Dr Martin van Veelen, 2012 president of SAICE, stated, “South Africa is blessed with a highly competent and experienced corps of engineering practitioners. It is one of the few countries on the African continent that does not need consultants from Europe or other countries to solve the challenges of a developing country. However, the centre of gravity of the accumulated wisdom lies in an ageing, predominantly white and male group of professionals. This is certainly not politically correct, but it is a fact. The country cannot afford to disregard this boon if the objectives of the National Development Plan (NDP) are to be achieved.”
Unfortunately this experience, expertise and wisdom will only be available to South Africa for the next five to seven years before they really have to retire or worse, start dying.
What makes importing Cuban engineers even worse, is that the department’s spokesperson, Themba Khumalo, in 2013 said that this agreement was one of many to be signed with a number of countries in a bid to deal with the water crisis. He further contended that the Cubans would play an important role because South African engineers and hydrologists did not want to work in rural areas.
Furthermore, Khumalo asserted that the Cuban engineers will be deployed in rural and disadvantaged areas to, as reiterated in the media release of the DWS of 21 October 2014:
· Provide geo-hydrology and engineering services in rural areas and other disadvantaged areas where such services are inadequate
· Exploit the available water resources
· Provide the infrastructure for water-supply
· Enhance capacity building through training and support of local staff, and
· Be responsible for water management and water supply.
Many questions arise, not least of which is the matter of language – the Cubans speak Spanish. Then there is the matter of engineering professionals having to adhere to the standards set by the Engineering Council of South Africa (ECSA), which is a statutory body. Are the Cuban engineers exempt from these while South African engineering practitioners are not? “If these specialists are not registered with ECSA, how will they do acceptable ‘seasoned mentoring’ as stipulated in the objectives?” asks Mkhacane “This will definitely stunt the candidates.”
On the issue of deployment and looking at the above tasks, how would language affect efficiency in capacity building through training of staff – are these the non-existent technical staff in rural local authorities? These engineers also have to adapt to performing and living in a democracy, as Cuba is a communist country. Learning the culture and the South African environment could prove to be extremely difficult.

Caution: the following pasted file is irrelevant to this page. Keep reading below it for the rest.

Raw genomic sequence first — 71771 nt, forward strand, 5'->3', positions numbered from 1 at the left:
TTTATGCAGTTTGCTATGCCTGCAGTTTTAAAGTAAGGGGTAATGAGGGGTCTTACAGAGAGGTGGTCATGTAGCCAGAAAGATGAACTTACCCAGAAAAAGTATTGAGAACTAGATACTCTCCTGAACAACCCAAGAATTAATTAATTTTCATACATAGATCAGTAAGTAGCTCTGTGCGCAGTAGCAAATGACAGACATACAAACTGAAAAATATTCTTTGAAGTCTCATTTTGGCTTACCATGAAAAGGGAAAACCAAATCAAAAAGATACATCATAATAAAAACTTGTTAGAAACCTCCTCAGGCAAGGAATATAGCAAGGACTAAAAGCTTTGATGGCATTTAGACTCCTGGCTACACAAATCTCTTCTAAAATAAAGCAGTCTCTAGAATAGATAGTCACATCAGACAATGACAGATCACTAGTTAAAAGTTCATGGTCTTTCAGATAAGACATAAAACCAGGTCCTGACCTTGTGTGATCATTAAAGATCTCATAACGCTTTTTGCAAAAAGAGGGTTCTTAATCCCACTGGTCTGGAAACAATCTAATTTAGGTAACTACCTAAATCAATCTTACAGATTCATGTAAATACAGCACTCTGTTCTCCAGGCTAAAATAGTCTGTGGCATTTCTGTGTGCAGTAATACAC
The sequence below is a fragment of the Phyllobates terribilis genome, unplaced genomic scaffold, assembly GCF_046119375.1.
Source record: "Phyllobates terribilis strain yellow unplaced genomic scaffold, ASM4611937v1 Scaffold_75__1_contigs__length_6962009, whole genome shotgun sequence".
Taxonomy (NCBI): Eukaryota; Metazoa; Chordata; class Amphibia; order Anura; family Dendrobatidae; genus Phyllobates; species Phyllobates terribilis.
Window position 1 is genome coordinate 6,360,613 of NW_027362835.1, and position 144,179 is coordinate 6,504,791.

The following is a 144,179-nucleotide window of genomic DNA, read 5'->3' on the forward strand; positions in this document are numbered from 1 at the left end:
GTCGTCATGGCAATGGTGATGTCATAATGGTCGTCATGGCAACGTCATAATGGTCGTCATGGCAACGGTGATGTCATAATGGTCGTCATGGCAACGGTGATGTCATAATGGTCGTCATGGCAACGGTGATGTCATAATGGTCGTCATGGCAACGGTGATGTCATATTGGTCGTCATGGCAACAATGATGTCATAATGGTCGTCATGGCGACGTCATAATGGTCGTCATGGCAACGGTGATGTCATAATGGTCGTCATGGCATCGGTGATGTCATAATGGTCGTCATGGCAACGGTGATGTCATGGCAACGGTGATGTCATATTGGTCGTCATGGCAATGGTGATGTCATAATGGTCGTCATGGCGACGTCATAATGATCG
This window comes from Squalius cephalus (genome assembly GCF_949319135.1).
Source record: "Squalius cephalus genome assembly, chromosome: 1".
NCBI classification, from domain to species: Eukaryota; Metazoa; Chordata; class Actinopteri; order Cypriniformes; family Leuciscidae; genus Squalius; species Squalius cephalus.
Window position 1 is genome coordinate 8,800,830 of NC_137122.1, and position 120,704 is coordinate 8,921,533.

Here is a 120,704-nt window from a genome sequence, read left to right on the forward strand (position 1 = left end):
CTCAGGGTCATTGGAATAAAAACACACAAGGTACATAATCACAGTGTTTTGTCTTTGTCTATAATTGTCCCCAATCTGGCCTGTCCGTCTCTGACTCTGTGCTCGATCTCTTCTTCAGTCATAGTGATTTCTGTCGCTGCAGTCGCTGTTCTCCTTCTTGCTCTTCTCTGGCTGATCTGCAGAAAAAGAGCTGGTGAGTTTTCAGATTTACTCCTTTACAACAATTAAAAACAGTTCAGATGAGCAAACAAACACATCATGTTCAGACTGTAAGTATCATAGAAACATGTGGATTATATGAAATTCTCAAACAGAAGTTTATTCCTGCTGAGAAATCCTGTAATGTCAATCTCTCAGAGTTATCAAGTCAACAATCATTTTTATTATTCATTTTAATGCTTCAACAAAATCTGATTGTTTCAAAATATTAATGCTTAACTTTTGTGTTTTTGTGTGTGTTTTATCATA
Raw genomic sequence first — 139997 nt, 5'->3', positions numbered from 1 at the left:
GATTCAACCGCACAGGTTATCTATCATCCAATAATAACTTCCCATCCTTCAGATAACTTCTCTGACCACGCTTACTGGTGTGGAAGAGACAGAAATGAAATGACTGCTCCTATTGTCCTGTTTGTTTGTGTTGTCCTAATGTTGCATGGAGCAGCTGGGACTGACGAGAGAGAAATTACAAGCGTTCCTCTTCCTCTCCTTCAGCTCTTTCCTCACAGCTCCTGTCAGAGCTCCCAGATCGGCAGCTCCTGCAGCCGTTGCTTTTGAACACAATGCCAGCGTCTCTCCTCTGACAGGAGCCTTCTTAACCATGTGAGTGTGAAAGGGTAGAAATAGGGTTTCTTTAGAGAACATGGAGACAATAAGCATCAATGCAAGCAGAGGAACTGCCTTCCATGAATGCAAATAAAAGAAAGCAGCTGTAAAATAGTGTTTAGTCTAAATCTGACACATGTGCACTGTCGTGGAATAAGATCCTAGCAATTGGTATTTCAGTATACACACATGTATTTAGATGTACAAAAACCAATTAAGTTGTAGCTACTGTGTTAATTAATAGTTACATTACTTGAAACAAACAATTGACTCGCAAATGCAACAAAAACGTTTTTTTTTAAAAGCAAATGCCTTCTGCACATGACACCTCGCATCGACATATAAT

Pillay says, “Having to face these challenges, overcome them, and adjust to them could take at least 18 months – that out of a five-year contract period. Because of these challenges, the Cuban engineers previously employed at the DBSA and several government departments in Gauteng, were simply not used on projects, and were marginalised in the work environment. Some complained that they played video games and downloaded stuff off the internet all day – they were not incorporated into the South African engineering teams.”
In 2002, 25 infrastructure professionals were brought into South Africa, with a further 400 Cuban professionals in architecture, engineering and medicine arriving in 2010. From an engineering perspective, the Cuban engineers were involved in housing development projects as advisors and on-site supervisors. Some of these professionals indicated that they were indeed placed in jobs, but that language was a huge barrier which prevented them from doing meaningful work. During their second year they could start assisting in doing some work, but then they had to leave again for Cuba. This just does not make sense.
Mava Scott, spokesperson of the then DWA, in a statement in September 2013, said, “Post the lapse of the Agreement and at the end of the experts’ secondment a needs analysis was conducted to determine the need for further engagement with and secondment of more Cuban expertise within the Department. This analysis reflected an appreciation of the Cuban expertise and therefore a re-negotiation process of the Agreement was undertaken and concluded in March 2013.”
She furthermore stated, “… that the work of the Cuban experts will greatly enhance the capacity of the Department as it seeks to carry out its Constitutional mandate as well as deliver on the expectations of the people of South Africa. Water being a catalyst for all socio-economic development is central to the betterment of the lives of all South Africans.”